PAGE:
Cheryl: There may be some cases such that the hybrid seeds are usually crosses – they’re a first generation cross between two inbred lines. So we have two pure lines that are crossed. That F1 generation, which is what we buy as a hybrid – if you save seeds from that plant you will get what is called the F2 generation which will not necessarily come true to the previous plant. In other words, the genetics – and we won’t get into it – but they segregate out so that you’ll have a tomato, for instance, but it won’t necessarily be the same tomato. This is spelled out in our book as well. Now, for some plants, like tomatoes, it may matter to you. You may want exactly the same tomato year to year, and that’s where you need to have a non-hybrid or open-pollinated tomato. But we have been saving seeds from spinach, for instance – spinach is spinach to us and it doesn’t really matter if you’re saving from a hybrid.
Brian: OK, but where did you originally get those spinach seeds?
Cheryl: That depends. You can get them from someplace like seedsavers.org – they have open-pollinated seeds that they encourage you to save seeds from. There are seeds that are on the market that they don’t say hybrid on the package. You have to look at the package, read the label, read to see if it either says F1 or hybrid. If that’s the case then if you save the seeds you won’t have an identical progeny the next year.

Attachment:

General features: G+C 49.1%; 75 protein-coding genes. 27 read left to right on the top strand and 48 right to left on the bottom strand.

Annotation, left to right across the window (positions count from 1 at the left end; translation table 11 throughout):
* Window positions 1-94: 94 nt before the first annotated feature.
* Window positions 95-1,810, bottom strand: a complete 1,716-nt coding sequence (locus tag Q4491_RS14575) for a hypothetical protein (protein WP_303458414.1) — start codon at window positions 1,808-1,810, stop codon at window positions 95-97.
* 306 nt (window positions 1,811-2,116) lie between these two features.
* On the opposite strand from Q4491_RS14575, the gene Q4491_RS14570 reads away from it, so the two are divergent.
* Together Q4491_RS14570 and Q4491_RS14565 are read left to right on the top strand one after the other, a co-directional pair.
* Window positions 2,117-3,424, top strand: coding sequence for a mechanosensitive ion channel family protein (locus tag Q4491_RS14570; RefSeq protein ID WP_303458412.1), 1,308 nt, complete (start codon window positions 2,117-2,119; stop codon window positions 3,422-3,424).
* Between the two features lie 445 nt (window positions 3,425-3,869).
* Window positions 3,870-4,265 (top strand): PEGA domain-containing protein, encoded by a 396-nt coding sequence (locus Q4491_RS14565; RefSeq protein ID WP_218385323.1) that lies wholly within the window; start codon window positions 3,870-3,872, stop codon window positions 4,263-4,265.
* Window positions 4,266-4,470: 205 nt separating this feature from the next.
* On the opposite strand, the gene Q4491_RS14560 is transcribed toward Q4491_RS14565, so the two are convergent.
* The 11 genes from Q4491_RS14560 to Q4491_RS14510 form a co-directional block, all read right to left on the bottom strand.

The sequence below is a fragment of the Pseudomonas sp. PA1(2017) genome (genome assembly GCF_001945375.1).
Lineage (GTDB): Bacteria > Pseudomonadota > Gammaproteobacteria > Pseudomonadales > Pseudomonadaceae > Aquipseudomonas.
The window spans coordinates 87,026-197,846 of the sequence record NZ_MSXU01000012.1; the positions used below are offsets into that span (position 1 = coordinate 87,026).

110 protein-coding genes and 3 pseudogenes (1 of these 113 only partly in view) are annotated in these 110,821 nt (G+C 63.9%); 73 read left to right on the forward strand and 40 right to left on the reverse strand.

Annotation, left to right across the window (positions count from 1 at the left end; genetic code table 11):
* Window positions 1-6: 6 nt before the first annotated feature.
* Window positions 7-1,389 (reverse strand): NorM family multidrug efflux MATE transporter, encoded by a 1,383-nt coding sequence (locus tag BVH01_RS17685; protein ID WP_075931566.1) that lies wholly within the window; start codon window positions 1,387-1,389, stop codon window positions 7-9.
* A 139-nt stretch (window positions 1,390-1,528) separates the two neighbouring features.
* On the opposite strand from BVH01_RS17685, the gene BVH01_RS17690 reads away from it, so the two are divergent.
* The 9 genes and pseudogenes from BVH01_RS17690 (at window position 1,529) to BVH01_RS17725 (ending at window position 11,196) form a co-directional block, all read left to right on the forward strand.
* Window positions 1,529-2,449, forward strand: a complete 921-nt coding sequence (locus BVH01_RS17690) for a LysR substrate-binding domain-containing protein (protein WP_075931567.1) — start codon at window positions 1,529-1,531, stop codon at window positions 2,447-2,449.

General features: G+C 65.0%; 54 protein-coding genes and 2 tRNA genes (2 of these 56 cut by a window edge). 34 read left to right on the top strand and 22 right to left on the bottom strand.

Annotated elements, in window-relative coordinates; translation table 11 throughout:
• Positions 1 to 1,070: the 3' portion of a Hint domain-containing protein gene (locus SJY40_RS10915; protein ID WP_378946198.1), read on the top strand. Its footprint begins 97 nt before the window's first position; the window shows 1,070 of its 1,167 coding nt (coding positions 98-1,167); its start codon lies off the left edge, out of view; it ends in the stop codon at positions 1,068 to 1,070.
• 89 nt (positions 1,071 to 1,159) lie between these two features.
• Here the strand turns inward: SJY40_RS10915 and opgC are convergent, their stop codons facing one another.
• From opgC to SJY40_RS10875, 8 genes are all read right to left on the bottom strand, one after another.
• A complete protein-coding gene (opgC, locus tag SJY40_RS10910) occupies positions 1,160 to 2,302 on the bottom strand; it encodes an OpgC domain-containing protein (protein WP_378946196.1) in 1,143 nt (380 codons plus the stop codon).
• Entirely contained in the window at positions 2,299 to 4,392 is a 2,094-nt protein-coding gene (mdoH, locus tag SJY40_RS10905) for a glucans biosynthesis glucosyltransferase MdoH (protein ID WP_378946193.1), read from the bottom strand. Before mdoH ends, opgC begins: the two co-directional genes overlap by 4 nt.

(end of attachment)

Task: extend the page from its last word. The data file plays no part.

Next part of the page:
Brian: How about the following year? Is it almost like you get your hairline from your grandfather on your mother’s side? Does it ever return again or is that why so many people aren’t all that fired up about them because if you plant it year 2, does it take off in a continually different direction?
Cheryl: That depends on the plant. What we have for some plants is [laughs] – here’s another technical term for you guys – inbreeding depression. Corn, for instance, if you don’t save from enough plants – seeds from enough plants – if you save from just one plant, it starts to revert and you start getting a weenie plant, if you will.
Robert: To get back to your idea, I think where you’re going with this is how far removed do we get from the original as we go through succeeding generations? Is that what you’re asking?
Brian: Yes, sir.
Robert: OK. For example, let’s pick a hybrid seed – Burpee’s Big Girl Tomato, let’s just say. This year we go out and we purchase a packet of hybrid tomato seeds, plant those and we save the seeds from those. That next generation is called the F2 generation, second filial?? generation, but those seeds segregate out so if we planted all of those seeds from the second generation we would get tremendous different combinations of tomato. We might get big tomatoes that are yellowish, we might get little tomatoes that are reddish and so forth and so on. If we save the seeds from that and get into the third and fourth and fifth and sixth and so forth filial?? generation removed from that original hybrid, then we essentially get a palate of any possible tomato types known. They may revert back down to a cherry-type tomato, we may get some plants that produce huge tomatoes. In other words, the variability increases.